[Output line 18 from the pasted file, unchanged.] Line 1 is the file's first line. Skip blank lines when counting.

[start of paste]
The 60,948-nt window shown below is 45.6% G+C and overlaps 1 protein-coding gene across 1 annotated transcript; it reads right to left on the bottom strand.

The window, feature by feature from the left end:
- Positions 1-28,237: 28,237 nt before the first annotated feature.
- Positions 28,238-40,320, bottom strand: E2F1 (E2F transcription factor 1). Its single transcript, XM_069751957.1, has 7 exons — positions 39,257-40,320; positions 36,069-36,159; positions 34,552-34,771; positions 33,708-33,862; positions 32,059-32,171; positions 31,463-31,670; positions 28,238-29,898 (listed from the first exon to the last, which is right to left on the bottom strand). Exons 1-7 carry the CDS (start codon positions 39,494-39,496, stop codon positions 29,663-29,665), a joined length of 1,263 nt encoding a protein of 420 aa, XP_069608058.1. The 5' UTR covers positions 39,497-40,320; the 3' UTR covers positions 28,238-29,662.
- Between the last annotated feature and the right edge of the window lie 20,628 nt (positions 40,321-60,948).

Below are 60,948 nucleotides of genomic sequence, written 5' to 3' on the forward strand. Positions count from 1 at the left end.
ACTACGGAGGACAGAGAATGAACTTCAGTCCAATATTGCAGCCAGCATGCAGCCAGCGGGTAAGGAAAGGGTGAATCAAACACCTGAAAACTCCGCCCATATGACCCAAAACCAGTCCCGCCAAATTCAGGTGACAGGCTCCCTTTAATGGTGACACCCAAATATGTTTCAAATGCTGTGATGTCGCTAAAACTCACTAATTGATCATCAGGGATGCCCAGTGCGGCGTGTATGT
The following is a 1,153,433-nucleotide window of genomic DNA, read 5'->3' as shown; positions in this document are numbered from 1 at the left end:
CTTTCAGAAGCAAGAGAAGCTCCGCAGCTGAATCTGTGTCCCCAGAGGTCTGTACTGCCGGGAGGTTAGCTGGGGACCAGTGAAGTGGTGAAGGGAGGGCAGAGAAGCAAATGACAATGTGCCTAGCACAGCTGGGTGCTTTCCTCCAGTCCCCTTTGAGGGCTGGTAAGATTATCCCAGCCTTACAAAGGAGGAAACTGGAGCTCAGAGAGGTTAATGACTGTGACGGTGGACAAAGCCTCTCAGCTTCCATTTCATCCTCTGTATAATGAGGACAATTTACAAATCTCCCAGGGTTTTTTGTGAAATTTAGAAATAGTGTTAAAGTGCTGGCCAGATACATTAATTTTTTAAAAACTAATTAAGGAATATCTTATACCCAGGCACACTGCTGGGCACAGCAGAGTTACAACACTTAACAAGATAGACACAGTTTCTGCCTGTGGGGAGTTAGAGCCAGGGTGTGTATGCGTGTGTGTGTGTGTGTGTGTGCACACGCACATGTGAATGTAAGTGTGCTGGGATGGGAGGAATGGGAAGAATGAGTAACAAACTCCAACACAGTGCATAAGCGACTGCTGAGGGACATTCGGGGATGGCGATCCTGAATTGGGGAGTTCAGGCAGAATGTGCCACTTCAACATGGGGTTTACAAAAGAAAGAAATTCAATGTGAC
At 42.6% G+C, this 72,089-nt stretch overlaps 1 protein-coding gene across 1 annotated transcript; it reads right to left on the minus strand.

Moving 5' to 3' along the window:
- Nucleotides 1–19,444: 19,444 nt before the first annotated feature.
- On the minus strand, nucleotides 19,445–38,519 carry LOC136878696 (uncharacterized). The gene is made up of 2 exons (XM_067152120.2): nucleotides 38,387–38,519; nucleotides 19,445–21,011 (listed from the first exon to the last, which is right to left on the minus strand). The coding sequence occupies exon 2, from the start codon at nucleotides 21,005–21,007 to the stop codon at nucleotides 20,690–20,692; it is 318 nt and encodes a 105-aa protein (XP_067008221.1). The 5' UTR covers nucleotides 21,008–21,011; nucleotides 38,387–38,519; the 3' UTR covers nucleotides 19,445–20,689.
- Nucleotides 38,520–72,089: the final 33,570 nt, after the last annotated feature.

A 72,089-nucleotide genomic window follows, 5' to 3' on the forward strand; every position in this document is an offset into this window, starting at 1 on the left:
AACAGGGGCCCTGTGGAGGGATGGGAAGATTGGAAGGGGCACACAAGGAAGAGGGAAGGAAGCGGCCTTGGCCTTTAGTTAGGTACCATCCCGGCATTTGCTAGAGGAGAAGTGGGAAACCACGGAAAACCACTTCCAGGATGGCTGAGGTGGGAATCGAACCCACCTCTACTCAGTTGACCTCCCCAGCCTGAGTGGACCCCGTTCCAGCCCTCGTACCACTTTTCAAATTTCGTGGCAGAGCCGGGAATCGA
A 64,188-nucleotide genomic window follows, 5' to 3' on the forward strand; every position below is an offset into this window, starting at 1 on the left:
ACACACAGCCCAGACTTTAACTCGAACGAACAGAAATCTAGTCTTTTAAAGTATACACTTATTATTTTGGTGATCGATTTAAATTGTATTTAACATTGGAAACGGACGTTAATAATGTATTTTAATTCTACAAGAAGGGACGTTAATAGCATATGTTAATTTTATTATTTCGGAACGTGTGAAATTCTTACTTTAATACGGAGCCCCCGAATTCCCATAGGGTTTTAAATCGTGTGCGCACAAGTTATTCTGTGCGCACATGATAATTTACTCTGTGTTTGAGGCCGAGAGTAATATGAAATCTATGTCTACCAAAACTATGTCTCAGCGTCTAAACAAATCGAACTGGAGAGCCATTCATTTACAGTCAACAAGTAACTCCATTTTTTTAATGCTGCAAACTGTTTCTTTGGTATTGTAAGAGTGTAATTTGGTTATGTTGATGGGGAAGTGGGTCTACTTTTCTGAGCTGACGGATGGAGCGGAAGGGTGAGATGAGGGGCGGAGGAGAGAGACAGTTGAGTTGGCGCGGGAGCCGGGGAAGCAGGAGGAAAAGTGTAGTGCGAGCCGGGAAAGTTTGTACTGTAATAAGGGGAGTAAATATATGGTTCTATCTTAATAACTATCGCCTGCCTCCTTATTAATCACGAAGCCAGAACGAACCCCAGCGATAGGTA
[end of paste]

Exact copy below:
ACACACAGCCCAGACTTTAACTCGAACGAACAGAAATCTAGTCTTTTAAAGTATACACTTATTATTTTGGTGATCGATTTAAATTGTATTTAACATTGGAAACGGACGTTAATAATGTATTTTAATTCTACAAGAAGGGACGTTAATAGCATATGTTAATTTTATTATTTCGGAACGTGTGAAATTCTTACTTTAATACGGAGCCCCCGAATTCCCATAGGGTTTTAAATCGTGTGCGCACAAGTTATTCTGTGCGCACATGATAATTTACTCTGTGTTTGAGGCCGAGAGTAATATGAAATCTATGTCTACCAAAACTATGTCTCAGCGTCTAAACAAATCGAACTGGAGAGCCATTCATTTACAGTCAACAAGTAACTCCATTTTTTTAATGCTGCAAACTGTTTCTTTGGTATTGTAAGAGTGTAATTTGGTTATGTTGATGGGGAAGTGGGTCTACTTTTCTGAGCTGACGGATGGAGCGGAAGGGTGAGATGAGGGGCGGAGGAGAGAGACAGTTGAGTTGGCGCGGGAGCCGGGGAAGCAGGAGGAAAAGTGTAGTGCGAGCCGGGAAAGTTTGTACTGTAATAAGGGGAGTAAATATATGGTTCTATCTTAATAACTATCGCCTGCCTCCTTATTAATCACGAAGCCAGAACGAACCCCAGCGATAGGTA